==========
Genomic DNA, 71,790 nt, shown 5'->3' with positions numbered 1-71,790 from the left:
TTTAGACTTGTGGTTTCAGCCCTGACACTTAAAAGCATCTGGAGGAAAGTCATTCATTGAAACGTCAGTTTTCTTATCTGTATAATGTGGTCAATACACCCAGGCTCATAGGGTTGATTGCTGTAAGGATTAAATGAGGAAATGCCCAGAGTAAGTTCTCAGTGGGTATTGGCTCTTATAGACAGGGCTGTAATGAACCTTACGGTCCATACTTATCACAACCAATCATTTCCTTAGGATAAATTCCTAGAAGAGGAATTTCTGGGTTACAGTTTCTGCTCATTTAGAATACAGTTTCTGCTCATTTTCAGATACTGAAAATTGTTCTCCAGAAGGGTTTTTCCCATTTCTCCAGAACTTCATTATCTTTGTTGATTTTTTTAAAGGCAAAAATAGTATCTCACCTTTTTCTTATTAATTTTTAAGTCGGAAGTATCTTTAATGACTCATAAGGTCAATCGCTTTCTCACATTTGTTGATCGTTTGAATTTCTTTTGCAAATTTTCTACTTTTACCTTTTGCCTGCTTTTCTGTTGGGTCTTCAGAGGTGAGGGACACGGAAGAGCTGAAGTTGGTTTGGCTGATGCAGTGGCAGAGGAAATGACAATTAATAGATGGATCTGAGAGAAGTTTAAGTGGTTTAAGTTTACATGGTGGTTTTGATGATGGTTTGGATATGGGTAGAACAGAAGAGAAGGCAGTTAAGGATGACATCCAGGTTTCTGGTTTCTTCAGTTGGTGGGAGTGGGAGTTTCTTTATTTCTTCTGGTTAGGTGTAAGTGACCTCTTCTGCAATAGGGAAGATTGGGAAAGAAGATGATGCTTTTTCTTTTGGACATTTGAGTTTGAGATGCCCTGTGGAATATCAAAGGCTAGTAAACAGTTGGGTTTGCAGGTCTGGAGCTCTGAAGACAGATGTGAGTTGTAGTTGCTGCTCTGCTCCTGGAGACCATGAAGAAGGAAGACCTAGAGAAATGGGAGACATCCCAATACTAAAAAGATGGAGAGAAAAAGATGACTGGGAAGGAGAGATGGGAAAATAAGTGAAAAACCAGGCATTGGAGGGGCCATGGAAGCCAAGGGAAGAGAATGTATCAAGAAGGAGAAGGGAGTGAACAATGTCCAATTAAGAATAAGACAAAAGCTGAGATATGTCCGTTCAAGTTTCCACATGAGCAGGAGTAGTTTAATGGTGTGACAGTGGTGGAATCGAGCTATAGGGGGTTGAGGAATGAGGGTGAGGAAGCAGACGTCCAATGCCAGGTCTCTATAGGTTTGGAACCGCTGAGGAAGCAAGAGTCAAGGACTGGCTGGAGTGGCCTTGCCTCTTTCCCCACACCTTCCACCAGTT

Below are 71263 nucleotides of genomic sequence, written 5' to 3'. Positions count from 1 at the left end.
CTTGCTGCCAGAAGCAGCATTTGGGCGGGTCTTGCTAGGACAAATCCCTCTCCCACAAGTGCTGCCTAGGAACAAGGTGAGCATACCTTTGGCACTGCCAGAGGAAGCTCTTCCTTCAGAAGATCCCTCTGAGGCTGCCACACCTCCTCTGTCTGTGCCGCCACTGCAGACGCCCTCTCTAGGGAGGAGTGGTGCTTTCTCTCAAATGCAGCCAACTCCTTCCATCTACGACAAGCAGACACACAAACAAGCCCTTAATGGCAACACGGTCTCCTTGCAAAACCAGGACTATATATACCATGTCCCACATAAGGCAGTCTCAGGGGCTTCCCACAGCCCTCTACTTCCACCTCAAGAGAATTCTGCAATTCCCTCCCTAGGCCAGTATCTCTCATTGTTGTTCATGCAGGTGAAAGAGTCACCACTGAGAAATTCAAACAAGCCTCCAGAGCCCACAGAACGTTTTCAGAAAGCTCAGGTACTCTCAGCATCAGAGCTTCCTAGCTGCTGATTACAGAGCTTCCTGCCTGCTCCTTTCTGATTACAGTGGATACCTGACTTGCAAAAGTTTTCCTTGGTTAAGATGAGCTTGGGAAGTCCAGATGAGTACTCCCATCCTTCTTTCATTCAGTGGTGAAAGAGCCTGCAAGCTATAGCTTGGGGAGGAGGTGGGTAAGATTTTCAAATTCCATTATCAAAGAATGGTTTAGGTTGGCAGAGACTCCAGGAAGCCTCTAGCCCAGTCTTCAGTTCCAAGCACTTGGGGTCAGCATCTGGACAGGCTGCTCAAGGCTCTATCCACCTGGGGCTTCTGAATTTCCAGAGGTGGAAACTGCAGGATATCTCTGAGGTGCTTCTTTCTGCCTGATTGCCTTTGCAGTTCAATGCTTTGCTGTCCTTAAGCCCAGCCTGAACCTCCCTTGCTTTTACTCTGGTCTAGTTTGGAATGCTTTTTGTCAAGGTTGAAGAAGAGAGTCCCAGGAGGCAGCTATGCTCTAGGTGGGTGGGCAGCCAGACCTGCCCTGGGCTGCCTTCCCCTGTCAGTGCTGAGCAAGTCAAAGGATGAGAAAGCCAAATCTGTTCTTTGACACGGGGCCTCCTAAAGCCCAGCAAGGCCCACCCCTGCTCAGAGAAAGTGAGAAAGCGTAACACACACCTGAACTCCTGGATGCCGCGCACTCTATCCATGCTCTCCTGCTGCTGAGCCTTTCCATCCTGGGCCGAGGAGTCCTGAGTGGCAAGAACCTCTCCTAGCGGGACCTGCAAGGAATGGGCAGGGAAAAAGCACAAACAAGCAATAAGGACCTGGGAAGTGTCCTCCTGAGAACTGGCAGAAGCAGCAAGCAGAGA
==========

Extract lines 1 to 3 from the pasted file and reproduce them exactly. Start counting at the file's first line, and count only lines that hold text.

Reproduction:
Genomic DNA, 71,790 nt, shown 5'->3' with positions numbered 1-71,790 from the left:
TTTAGACTTGTGGTTTCAGCCCTGACACTTAAAAGCATCTGGAGGAAAGTCATTCATTGAAACGTCAGTTTTCTTATCTGTATAATGTGGTCAATACACCCAGGCTCATAGGGTTGATTGCTGTAAGGATTAAATGAGGAAATGCCCAGAGTAAGTTCTCAGTGGGTATTGGCTCTTATAGACAGGGCTGTAATGAACCTTACGGTCCATACTTATCACAACCAATCATTTCCTTAGGATAAATTCCTAGAAGAGGAATTTCTGGGTTACAGTTTCTGCTCATTTAGAATACAGTTTCTGCTCATTTTCAGATACTGAAAATTGTTCTCCAGAAGGGTTTTTCCCATTTCTCCAGAACTTCATTATCTTTGTTGATTTTTTTAAAGGCAAAAATAGTATCTCACCTTTTTCTTATTAATTTTTAAGTCGGAAGTATCTTTAATGACTCATAAGGTCAATCGCTTTCTCACATTTGTTGATCGTTTGAATTTCTTTTGCAAATTTTCTACTTTTACCTTTTGCCTGCTTTTCTGTTGGGTCTTCAGAGGTGAGGGACACGGAAGAGCTGAAGTTGGTTTGGCTGATGCAGTGGCAGAGGAAATGACAATTAATAGATGGATCTGAGAGAAGTTTAAGTGGTTTAAGTTTACATGGTGGTTTTGATGATGGTTTGGATATGGGTAGAACAGAAGAGAAGGCAGTTAAGGATGACATCCAGGTTTCTGGTTTCTTCAGTTGGTGGGAGTGGGAGTTTCTTTATTTCTTCTGGTTAGGTGTAAGTGACCTCTTCTGCAATAGGGAAGATTGGGAAAGAAGATGATGCTTTTTCTTTTGGACATTTGAGTTTGAGATGCCCTGTGGAATATCAAAGGCTAGTAAACAGTTGGGTTTGCAGGTCTGGAGCTCTGAAGACAGATGTGAGTTGTAGTTGCTGCTCTGCTCCTGGAGACCATGAAGAAGGAAGACCTAGAGAAATGGGAGACATCCCAATACTAAAAAGATGGAGAGAAAAAGATGACTGGGAAGGAGAGATGGGAAAATAAGTGAAAAACCAGGCATTGGAGGGGCCATGGAAGCCAAGGGAAGAGAATGTATCAAGAAGGAGAAGGGAGTGAACAATGTCCAATTAAGAATAAGACAAAAGCTGAGATATGTCCGTTCAAGTTTCCACATGAGCAGGAGTAGTTTAATGGTGTGACAGTGGTGGAATCGAGCTATAGGGGGTTGAGGAATGAGGGTGAGGAAGCAGACGTCCAATGCCAGGTCTCTATAGGTTTGGAACCGCTGAGGAAGCAAGAGTCAAGGACTGGCTGGAGTGGCCTTGCCTCTTTCCCCACACCTTCCACCAGTT

Below are 71263 nucleotides of genomic sequence, written 5' to 3'. Positions count from 1 at the left end.